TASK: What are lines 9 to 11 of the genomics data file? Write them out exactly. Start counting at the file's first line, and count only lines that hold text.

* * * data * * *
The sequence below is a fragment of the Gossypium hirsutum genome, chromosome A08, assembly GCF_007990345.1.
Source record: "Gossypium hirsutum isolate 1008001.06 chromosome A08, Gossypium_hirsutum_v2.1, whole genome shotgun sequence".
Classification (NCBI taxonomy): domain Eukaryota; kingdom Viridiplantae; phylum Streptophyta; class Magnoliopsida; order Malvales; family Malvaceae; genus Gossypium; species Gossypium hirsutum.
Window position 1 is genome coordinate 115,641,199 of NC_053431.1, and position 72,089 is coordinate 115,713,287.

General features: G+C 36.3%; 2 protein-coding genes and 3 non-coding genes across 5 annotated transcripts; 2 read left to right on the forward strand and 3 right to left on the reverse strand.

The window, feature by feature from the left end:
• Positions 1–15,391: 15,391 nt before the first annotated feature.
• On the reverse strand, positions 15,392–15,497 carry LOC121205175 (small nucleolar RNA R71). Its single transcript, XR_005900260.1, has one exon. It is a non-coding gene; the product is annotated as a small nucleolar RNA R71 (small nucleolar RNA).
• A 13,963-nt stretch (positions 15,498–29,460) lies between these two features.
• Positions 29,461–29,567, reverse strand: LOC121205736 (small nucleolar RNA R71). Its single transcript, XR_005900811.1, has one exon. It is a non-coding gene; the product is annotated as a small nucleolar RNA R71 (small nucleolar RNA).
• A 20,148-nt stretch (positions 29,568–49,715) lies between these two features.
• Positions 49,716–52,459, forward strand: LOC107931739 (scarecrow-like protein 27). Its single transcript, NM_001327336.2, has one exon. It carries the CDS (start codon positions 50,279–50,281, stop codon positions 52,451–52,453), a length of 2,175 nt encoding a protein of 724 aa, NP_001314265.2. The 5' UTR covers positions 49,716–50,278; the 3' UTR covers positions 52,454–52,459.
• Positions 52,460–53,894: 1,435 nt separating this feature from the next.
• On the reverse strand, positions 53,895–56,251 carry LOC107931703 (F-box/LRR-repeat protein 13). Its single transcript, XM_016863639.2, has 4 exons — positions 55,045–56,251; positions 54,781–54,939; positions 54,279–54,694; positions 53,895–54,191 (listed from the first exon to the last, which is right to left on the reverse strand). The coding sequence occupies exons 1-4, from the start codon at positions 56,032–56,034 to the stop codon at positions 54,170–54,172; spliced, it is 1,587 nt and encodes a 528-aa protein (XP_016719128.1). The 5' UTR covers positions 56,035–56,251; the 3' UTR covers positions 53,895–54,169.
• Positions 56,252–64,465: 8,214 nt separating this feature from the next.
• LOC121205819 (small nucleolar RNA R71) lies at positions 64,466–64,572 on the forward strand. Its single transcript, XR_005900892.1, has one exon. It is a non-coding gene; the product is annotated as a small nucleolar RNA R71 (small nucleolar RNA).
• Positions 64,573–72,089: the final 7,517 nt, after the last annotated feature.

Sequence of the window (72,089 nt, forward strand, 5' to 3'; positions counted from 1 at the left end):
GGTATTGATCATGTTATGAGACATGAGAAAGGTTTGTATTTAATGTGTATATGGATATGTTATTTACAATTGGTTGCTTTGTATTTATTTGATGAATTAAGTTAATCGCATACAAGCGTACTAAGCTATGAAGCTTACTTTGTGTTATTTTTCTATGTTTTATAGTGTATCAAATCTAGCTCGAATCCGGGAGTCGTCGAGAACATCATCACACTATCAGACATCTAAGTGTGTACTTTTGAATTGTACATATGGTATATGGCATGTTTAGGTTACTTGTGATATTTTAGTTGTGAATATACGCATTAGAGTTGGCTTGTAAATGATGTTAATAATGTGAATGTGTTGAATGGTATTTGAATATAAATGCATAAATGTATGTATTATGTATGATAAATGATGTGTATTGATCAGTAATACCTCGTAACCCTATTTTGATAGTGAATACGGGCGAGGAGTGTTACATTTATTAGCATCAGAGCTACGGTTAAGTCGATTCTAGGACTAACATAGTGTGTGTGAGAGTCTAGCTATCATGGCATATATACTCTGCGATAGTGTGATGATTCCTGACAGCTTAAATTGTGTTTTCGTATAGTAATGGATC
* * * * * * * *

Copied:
• A 13,963-nt stretch (positions 15,498–29,460) lies between these two features.
• Positions 29,461–29,567, reverse strand: LOC121205736 (small nucleolar RNA R71). Its single transcript, XR_005900811.1, has one exon. It is a non-coding gene; the product is annotated as a small nucleolar RNA R71 (small nucleolar RNA).
• A 20,148-nt stretch (positions 29,568–49,715) lies between these two features.